Peach trees can easily be propagated from seed but may not produce an exact replica of the tree from which the seed was taken. That can make this method of propagation frustrating, or fun and surprising, depending on your point of view. Start the fresh pits directly in the garden soil in the late summer or fall.
Harvest mature peach pits from fresh and fully ripe fruit in the summer. Remove the flesh around the pits and rinse them clean in clean water. Harvest several more pits than you may want in resulting trees to compensate for any germination failures.
Prepare a well tilled planting area in good quality garden soil. If planting in poor soil, amend with compost or well aged manure to boost the nutritional value.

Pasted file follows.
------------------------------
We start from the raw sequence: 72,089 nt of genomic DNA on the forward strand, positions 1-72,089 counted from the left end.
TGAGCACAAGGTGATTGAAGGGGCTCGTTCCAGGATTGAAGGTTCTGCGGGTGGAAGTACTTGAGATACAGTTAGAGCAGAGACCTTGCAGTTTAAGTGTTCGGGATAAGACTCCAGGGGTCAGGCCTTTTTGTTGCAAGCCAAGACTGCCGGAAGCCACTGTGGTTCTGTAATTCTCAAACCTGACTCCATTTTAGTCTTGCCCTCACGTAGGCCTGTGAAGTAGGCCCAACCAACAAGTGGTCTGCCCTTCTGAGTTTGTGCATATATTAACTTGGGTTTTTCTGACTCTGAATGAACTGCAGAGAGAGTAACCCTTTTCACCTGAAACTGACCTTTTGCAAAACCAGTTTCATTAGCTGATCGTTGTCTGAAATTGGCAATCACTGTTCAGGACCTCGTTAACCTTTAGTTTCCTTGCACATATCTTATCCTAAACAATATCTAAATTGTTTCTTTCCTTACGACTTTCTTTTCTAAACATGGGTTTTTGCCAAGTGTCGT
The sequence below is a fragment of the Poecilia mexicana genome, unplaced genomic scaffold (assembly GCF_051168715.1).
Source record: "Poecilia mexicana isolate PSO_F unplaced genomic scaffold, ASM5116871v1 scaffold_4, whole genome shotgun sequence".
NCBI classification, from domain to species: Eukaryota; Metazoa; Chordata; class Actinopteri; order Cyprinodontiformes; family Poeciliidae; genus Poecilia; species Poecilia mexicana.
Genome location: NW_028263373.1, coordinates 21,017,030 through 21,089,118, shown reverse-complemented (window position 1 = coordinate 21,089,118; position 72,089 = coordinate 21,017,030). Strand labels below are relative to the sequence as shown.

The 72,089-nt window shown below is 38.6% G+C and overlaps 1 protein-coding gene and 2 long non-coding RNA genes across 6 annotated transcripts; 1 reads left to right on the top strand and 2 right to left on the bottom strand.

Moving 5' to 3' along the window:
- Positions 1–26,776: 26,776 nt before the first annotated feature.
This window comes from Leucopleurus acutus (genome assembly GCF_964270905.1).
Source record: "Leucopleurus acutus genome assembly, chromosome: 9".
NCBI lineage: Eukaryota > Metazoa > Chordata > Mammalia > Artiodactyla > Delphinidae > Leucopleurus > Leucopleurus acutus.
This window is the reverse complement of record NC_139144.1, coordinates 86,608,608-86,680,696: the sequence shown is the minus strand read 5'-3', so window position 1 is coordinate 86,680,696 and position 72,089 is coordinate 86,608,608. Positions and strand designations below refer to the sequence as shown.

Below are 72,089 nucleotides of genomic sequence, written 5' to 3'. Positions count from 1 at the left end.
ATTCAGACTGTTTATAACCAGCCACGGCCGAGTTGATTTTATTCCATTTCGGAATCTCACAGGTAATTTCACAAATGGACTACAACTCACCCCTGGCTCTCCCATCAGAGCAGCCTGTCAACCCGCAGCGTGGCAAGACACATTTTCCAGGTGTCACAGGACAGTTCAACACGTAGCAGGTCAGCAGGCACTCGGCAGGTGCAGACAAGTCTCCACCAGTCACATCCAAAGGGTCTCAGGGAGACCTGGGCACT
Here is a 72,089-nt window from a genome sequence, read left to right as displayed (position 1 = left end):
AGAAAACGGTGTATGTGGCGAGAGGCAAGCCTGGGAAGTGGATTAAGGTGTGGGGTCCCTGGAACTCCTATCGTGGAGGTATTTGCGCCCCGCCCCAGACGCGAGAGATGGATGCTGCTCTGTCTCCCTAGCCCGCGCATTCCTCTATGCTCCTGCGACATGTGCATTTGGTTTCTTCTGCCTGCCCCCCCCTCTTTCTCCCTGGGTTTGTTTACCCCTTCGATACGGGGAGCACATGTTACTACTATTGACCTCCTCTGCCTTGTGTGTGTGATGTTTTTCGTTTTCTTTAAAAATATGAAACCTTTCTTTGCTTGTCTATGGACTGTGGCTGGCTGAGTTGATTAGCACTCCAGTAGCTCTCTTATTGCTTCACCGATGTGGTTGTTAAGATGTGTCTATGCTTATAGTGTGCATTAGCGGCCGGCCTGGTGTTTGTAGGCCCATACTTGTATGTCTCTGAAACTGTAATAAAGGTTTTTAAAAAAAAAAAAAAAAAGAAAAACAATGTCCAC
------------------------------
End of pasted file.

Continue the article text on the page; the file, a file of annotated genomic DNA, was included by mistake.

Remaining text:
Bury the pit 4 inches deep in the soil and allow an interval of 4 inches between multiple pits. Cover over with displaced soil and tamp down lightly.
Top-dress the planting with at 1 inch of straw, pine needles or shredded bark to insulate the pit over the winter.
Water over the top-dressing until the soil below is moist to wet. Water the area during the winter when the weather is dry, warm or there has been a lack of snow or rainfall.
Monitor the area carefully in late spring for signs of green shoots coming up through the top-dressing. This may also take two years to occur. Transplant the seedling to a pot or another permanent ground location in the late spring.